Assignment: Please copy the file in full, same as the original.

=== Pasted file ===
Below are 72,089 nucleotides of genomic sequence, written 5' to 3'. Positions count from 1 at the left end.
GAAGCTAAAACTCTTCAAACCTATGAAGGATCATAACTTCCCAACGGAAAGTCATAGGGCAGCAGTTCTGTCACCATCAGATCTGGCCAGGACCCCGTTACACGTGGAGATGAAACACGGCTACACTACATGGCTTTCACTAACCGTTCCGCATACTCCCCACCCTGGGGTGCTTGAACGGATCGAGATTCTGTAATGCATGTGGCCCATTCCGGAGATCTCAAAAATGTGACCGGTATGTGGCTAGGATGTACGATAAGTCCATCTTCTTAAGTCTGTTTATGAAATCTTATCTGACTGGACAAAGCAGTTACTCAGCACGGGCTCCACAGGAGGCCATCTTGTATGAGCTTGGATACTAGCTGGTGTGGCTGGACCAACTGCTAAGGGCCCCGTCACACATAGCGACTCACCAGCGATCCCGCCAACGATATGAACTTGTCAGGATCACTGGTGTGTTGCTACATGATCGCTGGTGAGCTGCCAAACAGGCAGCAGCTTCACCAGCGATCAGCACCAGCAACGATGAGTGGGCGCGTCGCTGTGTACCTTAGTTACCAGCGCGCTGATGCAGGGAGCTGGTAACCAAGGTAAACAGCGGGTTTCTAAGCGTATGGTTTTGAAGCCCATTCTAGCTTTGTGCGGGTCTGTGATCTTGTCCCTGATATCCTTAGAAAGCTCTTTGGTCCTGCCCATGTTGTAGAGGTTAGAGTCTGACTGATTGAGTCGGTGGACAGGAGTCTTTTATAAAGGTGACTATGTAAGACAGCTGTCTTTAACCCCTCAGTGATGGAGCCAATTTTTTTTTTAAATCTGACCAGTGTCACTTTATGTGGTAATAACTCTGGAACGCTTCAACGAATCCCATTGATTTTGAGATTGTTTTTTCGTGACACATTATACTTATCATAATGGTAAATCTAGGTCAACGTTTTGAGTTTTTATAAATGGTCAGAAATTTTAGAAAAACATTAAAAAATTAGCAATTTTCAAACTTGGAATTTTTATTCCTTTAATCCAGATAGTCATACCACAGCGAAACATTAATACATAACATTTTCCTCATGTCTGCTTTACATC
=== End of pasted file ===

Below are 72,089 nucleotides of genomic sequence, written 5' to 3'. Positions count from 1 at the left end.
GAAGCTAAAACTCTTCAAACCTATGAAGGATCATAACTTCCCAACGGAAAGTCATAGGGCAGCAGTTCTGTCACCATCAGATCTGGCCAGGACCCCGTTACACGTGGAGATGAAACACGGCTACACTACATGGCTTTCACTAACCGTTCCGCATACTCCCCACCCTGGGGTGCTTGAACGGATCGAGATTCTGTAATGCATGTGGCCCATTCCGGAGATCTCAAAAATGTGACCGGTATGTGGCTAGGATGTACGATAAGTCCATCTTCTTAAGTCTGTTTATGAAATCTTATCTGACTGGACAAAGCAGTTACTCAGCACGGGCTCCACAGGAGGCCATCTTGTATGAGCTTGGATACTAGCTGGTGTGGCTGGACCAACTGCTAAGGGCCCCGTCACACATAGCGACTCACCAGCGATCCCGCCAACGATATGAACTTGTCAGGATCACTGGTGTGTTGCTACATGATCGCTGGTGAGCTGCCAAACAGGCAGCAGCTTCACCAGCGATCAGCACCAGCAACGATGAGTGGGCGCGTCGCTGTGTACCTTAGTTACCAGCGCGCTGATGCAGGGAGCTGGTAACCAAGGTAAACAGCGGGTTTCTAAGCGTATGGTTTTGAAGCCCATTCTAGCTTTGTGCGGGTCTGTGATCTTGTCCCTGATATCCTTAGAAAGCTCTTTGGTCCTGCCCATGTTGTAGAGGTTAGAGTCTGACTGATTGAGTCGGTGGACAGGAGTCTTTTATAAAGGTGACTATGTAAGACAGCTGTCTTTAACCCCTCAGTGATGGAGCCAATTTTTTTTTTAAATCTGACCAGTGTCACTTTATGTGGTAATAACTCTGGAACGCTTCAACGAATCCCATTGATTTTGAGATTGTTTTTTCGTGACACATTATACTTATCATAATGGTAAATCTAGGTCAACGTTTTGAGTTTTTATAAATGGTCAGAAATTTTAGAAAAACATTAAAAAATTAGCAATTTTCAAACTTGGAATTTTTATTCCTTTAATCCAGATAGTCATACCACAGCGAAACATTAATACATAACATTTTCCTCATGTCTGCTTTACATC